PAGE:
Approximately two billion people around the world are infected with the hepatitis B virus (HBV), and more than 350 million of them are chronic carriers. HBV infection causes hepatitis and liver cirrhosis, and also greatly increases the likelihood of liver cancer (Chisari et al., 2010). Moreover, these liver diseases can be worsened by co-infection with hepatitis D virus (HDV), a satellite virus that can propagate only in the presence of HBV (Makino et al., 1987). Despite the huge success of HBV vaccine, which has dramatically reduced new infections in the developed world, HBV infection is still a major epidemic in developing countries, and current therapies for acute and chronic infections are limited by severe side effects and drug resistance (Kwon and Lok, 2011).
In recent decades there have been significant improvements in our understanding of the viral life cycle, the role of viral proteins in virus replication and assembly, the host immune responses against the virus, and the pathological mechanisms of viral hepatitis and liver cancer. However, there is a major gap in our basic understanding of HBV and HDV—we do not know the identity of the receptor that enables these viruses to enter human liver cells. Now, in eLife, Wenhui Li of the National Institute of Biological Sciences in Beijing and co-workers report that they have identified this receptor (Yan et al., 2012).
HBV is a small but remarkable virus that contains a 3.2 kb circular DNA (Figure 1). This DNA serves as a template to produce viral pregenomic and subgenomic RNAs that encode for the following proteins: an envelope protein that comes in three different sizes (large, middle and small), a core protein, a DNA polymerase that also has reverse transcriptase activity, and an X protein that has largely unknown functions. HBV infects humans by binding to a receptor on the surface of hepatocytes (a type of liver cell). HDV is smaller than HBV, and contains RNA rather than DNA, and is believed to enter cells via the same mechanism as HBV.
After entering the cell via the process of receptor-mediated endocytosis, the HBV is uncoated and the core protein and genomic DNA are transported to the nucleus. This marks the start of a sequence of events that results in the production of viral proteins and the synthesis of viral DNA, which then assemble into mature viral particles that are released from the cells (Figure 1). Although HBV infection itself is not harmful to the infected cells, the expression of HBV proteins in hepatocytes causes the immune system to attack cells that are infected with the virus, which results in hepatitis and other liver pathology (Chisari et al., 2010).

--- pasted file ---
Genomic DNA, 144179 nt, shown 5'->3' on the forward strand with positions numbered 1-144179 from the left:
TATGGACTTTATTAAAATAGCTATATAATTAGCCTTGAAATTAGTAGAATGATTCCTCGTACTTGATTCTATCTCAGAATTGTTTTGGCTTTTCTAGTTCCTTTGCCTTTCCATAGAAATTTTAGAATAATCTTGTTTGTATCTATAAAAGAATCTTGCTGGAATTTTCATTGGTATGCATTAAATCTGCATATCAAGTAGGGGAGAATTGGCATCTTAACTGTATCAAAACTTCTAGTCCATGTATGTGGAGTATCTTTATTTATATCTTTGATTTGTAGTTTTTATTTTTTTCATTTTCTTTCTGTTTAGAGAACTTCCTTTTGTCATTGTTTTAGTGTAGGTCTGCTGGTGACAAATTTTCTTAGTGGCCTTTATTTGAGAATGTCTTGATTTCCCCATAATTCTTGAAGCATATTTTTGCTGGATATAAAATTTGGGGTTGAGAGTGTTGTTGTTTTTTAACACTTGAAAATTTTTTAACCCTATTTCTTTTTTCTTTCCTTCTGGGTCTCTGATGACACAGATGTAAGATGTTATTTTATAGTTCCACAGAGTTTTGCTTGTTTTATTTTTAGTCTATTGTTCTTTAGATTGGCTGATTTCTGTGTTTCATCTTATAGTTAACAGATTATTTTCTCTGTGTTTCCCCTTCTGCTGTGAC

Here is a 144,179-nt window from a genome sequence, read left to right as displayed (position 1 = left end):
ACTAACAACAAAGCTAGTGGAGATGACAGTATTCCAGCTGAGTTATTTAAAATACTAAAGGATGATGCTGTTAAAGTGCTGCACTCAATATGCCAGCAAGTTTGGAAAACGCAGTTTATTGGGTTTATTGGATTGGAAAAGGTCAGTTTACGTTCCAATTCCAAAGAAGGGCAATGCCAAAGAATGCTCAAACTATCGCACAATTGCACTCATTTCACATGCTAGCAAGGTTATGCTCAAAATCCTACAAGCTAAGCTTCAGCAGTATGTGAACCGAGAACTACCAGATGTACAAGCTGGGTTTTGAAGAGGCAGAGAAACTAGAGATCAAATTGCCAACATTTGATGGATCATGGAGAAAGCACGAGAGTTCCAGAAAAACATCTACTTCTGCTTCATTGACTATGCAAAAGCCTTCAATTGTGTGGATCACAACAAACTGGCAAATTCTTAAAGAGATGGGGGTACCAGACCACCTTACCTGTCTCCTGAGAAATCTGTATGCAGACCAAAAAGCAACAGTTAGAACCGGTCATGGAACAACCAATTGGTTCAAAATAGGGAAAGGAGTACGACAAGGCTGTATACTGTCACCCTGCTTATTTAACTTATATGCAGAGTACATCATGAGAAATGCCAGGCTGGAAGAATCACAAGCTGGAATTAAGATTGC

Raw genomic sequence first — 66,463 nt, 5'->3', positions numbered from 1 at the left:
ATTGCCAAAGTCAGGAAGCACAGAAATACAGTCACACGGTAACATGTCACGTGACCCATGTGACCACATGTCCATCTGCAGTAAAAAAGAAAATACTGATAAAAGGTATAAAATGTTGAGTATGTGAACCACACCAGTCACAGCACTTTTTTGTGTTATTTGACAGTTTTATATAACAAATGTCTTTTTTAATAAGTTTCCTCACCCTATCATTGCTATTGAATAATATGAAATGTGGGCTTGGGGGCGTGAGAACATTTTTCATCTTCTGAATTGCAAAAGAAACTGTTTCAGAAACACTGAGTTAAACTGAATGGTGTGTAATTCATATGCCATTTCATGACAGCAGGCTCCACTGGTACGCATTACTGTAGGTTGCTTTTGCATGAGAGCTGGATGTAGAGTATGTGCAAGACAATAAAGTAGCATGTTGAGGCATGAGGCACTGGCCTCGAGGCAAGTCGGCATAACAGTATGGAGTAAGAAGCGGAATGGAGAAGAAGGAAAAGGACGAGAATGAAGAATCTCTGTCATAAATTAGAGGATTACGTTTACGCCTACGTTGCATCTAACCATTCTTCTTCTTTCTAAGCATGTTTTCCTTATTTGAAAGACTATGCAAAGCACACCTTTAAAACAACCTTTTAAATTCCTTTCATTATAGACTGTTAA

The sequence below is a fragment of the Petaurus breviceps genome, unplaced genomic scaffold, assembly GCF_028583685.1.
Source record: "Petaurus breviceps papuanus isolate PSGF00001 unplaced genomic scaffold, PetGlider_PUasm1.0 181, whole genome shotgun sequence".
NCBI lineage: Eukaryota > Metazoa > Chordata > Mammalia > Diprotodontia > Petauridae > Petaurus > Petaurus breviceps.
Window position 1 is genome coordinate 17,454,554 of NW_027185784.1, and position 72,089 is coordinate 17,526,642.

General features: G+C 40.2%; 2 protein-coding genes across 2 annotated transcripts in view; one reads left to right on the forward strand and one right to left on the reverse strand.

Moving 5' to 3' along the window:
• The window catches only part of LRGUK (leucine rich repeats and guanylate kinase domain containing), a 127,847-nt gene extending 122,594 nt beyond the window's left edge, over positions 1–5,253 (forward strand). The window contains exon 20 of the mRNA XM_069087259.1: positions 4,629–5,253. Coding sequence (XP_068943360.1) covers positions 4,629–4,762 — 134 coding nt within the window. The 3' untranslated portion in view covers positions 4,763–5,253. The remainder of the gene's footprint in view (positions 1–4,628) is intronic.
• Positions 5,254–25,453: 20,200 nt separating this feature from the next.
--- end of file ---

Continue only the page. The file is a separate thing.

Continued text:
Why has the receptor for HBV and HDV remained elusive for such a long time? A major reason is the technical difficulty in working with these viruses. HBV infects only primary hepatocytes in humans, chimpanzees and a primate-like animal called the treeshrew (Tupaia belangeri), but it does not infect other animals such as monkeys, rats, mice or rabbits. So far, no transformed or immortalized cell lines can be infected with HBV. Thus, HBV research is limited by the availability of primary hepatocytes from permissive hosts.
Despite these technical challenges, the Beijing team, which included Huan Yan and Guocai Zhong as joint first authors, was able to identify the HBV/HDV receptor in a tour de force series of experiments. In particular, the researchers maintained a treeshrew animal facility to provide a large supply of primary hepatocytes. They also used deep sequencing to obtain a full record of all the RNA in treeshrew cells, and used this information to build a database of all the proteins found in treeshrews.
It was known that HBV and HDV infection could be blocked by a peptide that contains the same amino acid sequence as a region called the pre-S1 domain in the large envelope protein, and it was thought that this pre-S1 peptide might block infection by binding to the putative viral receptor (Glebe and Urban, 2007). Using a method called zero-distance photo-affinity cross-linking (Suchanek et al., 2005), Yan, Zhong and co-workers were able to isolate the receptor that bound to the pre-S1 peptide, and to identify it as sodium taurocholate cotransporting polypeptide (NTCP, also known as SLC10A1) through mass spectrometry. NCTP is an integral membrane protein normally involved in bile acid transport in the liver (Hagenbuch and Meier, 1994).